Instead, we collapsed into bed at 2am, while outside our hotel window a party was in full swing and at full volume. There was to be no sleep in the city that night.

The following afternoon, once the city had started to come to life again, we joined a large number of people on the bank of the Ribeira to watch the final moments of the Regatta of the Barcos Rabelos. This is an annual event, organised by the Confraria do Vinho do Porto,  in which each of the main port houses races their barco rabelo  (a traditional flat-bottomed boat with a long oar at the stern that used to carry the port barrels from the upper Douro into Porto), from Cabedelo at the mouth of the River Douro to the House of Sandeman near the Dom Luís I Bridge. It seemed a fitting way to end our São João experience.

Bom São João!

Portugal Day, 10th June

Portugal Day, 10th June

Porto (0315a)

Portugal Day or, to give it its full title, Portugal, Camões and the Portuguese Communities Day, is a national holiday celebrated on 10th June and, as its name suggests, is a combined celebration of Portugal and all the Portuguese communities around the world and of Portugal’s most famous poet, Luís Vaz de Camões, who died on 10th June 1580.

Camões, who is known as the Portuguese Shakespeare, was a colourful character if everything that has been written about him is to believed (which it isn’t!). His date of birth is unknown, but is estimated as 1524 and the facts of his life are sketchy, which has resulted in various myths developing about him. He was a member of the lower ranks of the aristocracy and after being exiled from Lisbon joined the army and fought in Morocco, where it is said he lost an eye. A few years later he was sent to India as a soldier to avoid a jail sentence and during this time was shipwrecked, where legend has it that he swam ashore holding the manuscript of his most famous poem, Os Lusíadas (The Lusiads), above the water to save it. Os Lusíadas (published in 1572) is an epic poem which has many layers to it, written with reference to classical epic poems such as The Aeneid and The Odyssey. Its central subject is Vasco da Gama’s voyage to and discovery of India in 1498, resulting in a brief but glorious period where Portugal dominated the sea routes and trading points in the Persian Gulf, Indian Ocean and South China seas. By the time Camões was in India, Portugal’s domination was in decline and it could be argued that Os Lusíadas was partly written to restore national pride.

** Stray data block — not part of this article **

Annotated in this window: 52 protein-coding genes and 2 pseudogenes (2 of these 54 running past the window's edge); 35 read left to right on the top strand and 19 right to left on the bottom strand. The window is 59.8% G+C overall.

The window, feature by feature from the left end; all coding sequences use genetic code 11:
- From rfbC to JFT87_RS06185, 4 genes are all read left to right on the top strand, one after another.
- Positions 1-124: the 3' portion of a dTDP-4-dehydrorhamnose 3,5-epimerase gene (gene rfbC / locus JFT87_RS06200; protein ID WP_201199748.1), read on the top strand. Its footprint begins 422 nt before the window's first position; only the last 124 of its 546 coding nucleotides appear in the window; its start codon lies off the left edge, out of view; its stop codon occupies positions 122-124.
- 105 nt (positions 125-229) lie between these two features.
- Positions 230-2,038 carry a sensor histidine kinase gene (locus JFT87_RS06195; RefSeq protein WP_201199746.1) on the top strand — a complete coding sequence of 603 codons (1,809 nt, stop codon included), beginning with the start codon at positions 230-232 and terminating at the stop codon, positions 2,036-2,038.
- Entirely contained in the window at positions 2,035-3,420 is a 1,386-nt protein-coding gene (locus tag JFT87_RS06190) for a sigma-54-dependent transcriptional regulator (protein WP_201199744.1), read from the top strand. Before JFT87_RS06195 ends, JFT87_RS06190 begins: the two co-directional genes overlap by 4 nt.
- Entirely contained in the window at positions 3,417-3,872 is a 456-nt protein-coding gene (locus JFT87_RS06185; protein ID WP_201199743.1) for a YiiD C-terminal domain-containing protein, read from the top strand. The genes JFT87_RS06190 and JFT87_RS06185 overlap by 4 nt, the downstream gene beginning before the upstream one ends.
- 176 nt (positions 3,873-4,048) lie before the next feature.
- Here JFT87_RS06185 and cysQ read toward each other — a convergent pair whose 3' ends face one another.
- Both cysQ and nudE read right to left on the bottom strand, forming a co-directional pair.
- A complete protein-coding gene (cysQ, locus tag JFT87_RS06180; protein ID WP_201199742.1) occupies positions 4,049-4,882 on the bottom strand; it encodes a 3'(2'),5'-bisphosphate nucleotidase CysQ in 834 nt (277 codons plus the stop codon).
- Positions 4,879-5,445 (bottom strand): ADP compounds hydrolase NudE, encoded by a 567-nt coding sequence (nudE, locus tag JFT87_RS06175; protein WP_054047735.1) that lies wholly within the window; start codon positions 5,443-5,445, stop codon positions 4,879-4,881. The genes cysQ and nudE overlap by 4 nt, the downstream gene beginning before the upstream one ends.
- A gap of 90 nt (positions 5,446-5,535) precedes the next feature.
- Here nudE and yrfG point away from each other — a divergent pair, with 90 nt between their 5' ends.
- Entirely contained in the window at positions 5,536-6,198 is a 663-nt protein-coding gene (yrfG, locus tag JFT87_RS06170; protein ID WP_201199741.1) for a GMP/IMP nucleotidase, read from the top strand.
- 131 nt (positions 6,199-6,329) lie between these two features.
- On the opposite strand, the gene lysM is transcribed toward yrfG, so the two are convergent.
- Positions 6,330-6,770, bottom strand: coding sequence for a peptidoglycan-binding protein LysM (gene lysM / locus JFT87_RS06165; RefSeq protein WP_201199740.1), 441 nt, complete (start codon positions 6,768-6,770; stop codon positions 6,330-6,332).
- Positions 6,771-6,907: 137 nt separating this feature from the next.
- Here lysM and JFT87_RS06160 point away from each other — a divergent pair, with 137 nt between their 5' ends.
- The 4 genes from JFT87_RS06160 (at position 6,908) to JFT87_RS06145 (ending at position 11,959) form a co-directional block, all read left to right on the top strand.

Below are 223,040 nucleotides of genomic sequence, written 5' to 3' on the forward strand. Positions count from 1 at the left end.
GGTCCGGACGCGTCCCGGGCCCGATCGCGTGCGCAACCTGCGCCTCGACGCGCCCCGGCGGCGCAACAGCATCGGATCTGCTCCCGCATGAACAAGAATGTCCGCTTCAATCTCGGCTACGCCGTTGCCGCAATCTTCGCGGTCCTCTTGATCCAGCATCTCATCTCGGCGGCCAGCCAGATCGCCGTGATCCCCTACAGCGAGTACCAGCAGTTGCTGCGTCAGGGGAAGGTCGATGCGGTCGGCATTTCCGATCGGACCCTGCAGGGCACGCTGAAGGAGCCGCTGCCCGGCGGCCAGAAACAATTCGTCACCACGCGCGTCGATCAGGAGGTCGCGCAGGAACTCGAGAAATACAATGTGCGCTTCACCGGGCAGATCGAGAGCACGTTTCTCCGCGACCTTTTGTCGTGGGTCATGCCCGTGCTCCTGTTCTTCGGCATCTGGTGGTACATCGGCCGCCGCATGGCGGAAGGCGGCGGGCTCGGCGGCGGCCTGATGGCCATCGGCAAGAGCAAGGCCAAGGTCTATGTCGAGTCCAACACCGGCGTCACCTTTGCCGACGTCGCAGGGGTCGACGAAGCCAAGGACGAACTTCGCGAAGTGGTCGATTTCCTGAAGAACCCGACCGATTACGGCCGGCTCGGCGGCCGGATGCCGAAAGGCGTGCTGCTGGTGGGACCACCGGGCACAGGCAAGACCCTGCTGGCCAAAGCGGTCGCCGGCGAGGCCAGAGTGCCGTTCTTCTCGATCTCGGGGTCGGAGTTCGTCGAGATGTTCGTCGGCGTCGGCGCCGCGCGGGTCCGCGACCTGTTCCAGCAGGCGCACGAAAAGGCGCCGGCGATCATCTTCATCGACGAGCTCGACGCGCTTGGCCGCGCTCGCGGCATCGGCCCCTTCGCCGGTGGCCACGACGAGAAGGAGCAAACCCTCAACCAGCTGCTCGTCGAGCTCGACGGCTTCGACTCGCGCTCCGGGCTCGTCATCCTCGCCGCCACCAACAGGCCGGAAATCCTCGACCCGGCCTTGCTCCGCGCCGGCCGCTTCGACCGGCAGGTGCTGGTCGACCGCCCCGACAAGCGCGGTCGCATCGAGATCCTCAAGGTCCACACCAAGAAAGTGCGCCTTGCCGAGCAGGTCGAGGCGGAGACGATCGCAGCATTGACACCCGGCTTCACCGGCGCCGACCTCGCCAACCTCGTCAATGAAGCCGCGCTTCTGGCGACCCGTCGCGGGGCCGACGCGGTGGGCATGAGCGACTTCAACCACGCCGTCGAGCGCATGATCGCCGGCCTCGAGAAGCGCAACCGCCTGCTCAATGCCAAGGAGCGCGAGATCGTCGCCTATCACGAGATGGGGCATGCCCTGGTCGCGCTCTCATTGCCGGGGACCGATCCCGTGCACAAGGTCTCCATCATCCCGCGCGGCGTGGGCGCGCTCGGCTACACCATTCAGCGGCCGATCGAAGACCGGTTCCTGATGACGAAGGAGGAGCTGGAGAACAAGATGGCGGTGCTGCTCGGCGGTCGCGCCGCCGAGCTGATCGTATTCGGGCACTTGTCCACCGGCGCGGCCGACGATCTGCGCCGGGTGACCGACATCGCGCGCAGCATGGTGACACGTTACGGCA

Each year a city in Portugal is named by the President to be the host city of the official Portugal Day celebrations, which include military displays, political speeches and an awards ceremony at which the President bestows the Honorific Orders of Portugal to Portuguese people who have achieved personal success or have given distinguished service to Portugal. Throughout Portugal there are celebrations which include live music, firework displays and street parties. In some towns and cities the celebrations extend into the ‘Popular Saints’ celebrations: the festival of St Anthony (12th-13th June) in Lisbon, the festival of St John (23rd-24th June) in Porto and Braga, and the festival of St Peter (28-29th June) in various cities, such as Póvoa de Varzim, Sintra, Montijo and Évora. Portugal Day is also celebrated in cities around the world which have large Portuguese expatriate communities, including Toronto (Canada), London (UK), several cities in the USA, Brazil and Macau. In these communities the focus is on all things Portuguese, possibly more so than in Portugal itself, and there are parades, Portuguese folk music and dancing, concerts with popular Portuguese musicians, traditional Portuguese food and other cultural events.

In 2016 the Portuguese host city was Lisbon and the celebrations also extended to Paris.